We observed that performed IPC and POC protocols in our study successfully protected the human myocardium against simulated I/R injury, and the level their protection was similar. This is in a line with previous findings, where those 2 endogenous protective mechanisms were equal to each other [7, 10, 16, 17]. Moreover, we have confirmed that single brief period of ischemia before lethal ischemia injury is the most effective IPC algorithm to protect the human heart in vitro [4].

The results of our study shed a light on the IPC and POC interaction in human myocardium and may help to explain previously observed discrepancies between promising results of ischemic POC application in experimental models [5, 17] and its less optimistic clinical outcomes. Clinical trials reported conflicting results of POC application during the percutaneous coronary intervention of the infarct related artery. POC triggered cardioprotection [8] or did not protect myocardium against I/R injury at all [18]. Such observed discrepancies may be related to diverse scenarios of coronary artery occlusion. Coronary artery may occlude abruptly or may occlude progressively with intermittent coronary flow limitations mimicking IPC [19, 20]. These 2 different scenarios of the myocardial ischemia onset may cause dissimilar outcomes of POC application during the percutaneous coronary intervention of the infarct related artery. As it was shown in our study, POC application in the myocardium subjected to IPC may abolish overall cardioprotection. Thus, POC application in patients with the intermittent ischemia symptoms suggesting IPC may not be beneficial and POC application may only be effective in patients without pre-infarct angina symptoms. Moreover, further investigations are needed to determine whether patients’ age influences the IPC and POC interaction outcomes. As it was presented in animal studies, IPC and POC co-application was not detrimental to either intervention alone in relatively young study population [10, 13–15] what is in a contrast to IPC and POC co-application outcomes in our aging study group [21].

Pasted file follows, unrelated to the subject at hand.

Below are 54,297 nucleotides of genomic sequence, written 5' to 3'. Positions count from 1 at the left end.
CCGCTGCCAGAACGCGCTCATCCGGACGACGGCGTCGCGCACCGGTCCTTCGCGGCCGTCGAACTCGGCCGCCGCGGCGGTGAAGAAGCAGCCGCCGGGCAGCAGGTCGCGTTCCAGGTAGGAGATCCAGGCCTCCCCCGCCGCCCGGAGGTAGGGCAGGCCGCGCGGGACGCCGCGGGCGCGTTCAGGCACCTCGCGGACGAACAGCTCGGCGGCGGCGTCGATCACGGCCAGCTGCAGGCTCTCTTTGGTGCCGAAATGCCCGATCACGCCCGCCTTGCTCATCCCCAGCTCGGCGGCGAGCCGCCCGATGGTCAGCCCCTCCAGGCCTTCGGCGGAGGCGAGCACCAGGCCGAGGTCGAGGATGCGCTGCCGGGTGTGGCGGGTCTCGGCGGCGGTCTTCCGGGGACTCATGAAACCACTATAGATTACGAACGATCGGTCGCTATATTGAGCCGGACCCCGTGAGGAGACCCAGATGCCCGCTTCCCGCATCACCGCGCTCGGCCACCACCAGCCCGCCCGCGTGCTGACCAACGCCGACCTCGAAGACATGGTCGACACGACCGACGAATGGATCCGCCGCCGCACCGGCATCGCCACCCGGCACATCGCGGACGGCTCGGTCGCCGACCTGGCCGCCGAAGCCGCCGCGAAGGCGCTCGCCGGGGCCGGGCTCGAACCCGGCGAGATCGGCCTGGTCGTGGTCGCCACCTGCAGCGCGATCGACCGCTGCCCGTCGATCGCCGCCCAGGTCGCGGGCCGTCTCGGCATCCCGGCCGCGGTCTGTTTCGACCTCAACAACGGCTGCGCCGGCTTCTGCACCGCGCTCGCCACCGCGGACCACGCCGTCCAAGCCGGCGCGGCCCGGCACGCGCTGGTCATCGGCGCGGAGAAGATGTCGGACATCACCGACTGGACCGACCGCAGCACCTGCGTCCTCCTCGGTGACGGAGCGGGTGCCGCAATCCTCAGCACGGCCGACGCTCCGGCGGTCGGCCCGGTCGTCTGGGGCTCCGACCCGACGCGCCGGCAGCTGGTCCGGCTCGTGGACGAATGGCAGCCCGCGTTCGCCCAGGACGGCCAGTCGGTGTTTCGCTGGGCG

We may only speculate on the mechanism in which the co-application of IPC and POC get toxic for the hypoxic human heart. Previous data presented that both IPC and POC cardioprotection are related to the activity of the nitric oxide synthase and nitric oxide (NO) concentration [22, 23]. Although NO at low concentration triggered the cardioprotection of human heart [24], its protective capacity was lost at high concentration due to the increase of free radicals concentration; especially the peroxynitrite [25]. It is plausible that, the co-application of both IPC and POC increases NO concentration to a level that it triggers the excessive peroxinitrite production, which is toxic for human heart subjected to I/R injury.

Limitations of the study

Firstly, we utilized fragments of human right heart atria; not fragments of the left heart ventricle. Previous histological studies showed that the atrial wall is covered by thicker layer of the endothelium, as compared to the heart ventricle’s wall [26]. Thicker endothelium is a source of a higher rate of NO synthesis in atria, as compared to ventricles [27]. An increased NO synthesis was shown to protect the myocardium against I/R injury [28], and alterations in endothelial NO concentration was documented to influence IPC and POC outcomes [22, 23]. Such histological differences followed by dissimilar NO synthesis rate may cause a different atrial myocardium response to IPC and POC stimuli, as compared to ventricular myocardium.

Secondly, all of the patients received preoperative (pre-experimental) pharmacotherapy, what is in contrast to the above-mentioned in vitro animal experiments. However, we excluded patients subjected to statin therapy to avoid its detrimental effect on IPC and POC protection [29].

Thirdly, we observed a relatively rapid decline in the systolic function of myocardium not subjected to I/R injury what might indicate an intra-experimental myocardial stunning of non-hypoxic trabeculae. This calls doubts about the low stability of presented bio-assay. But the intention was to carry out experiment so long to achieve a decline in function in all groups hypoxic and non-hypoxic (Sham). This approach gave a chance for a better comparison of viability by the use of NE stimuli. We found in Sham 3 fold higher viability than in Control. So we presented high stability of our bioassay in terms of myocardial tissue viability.

Finally, we have only assessed the myocardial function and did not assess the rate of myocardial necrosis and/or apoptosis.


A combined application of IPC and POC protocols abolishes their protective capacity, as compared to the either intervention alone in fragments of human right atria. A thorough knowledge about IPC and POC interactions in the human heart is needed to design the most suitable method of their effective application in clinical settings.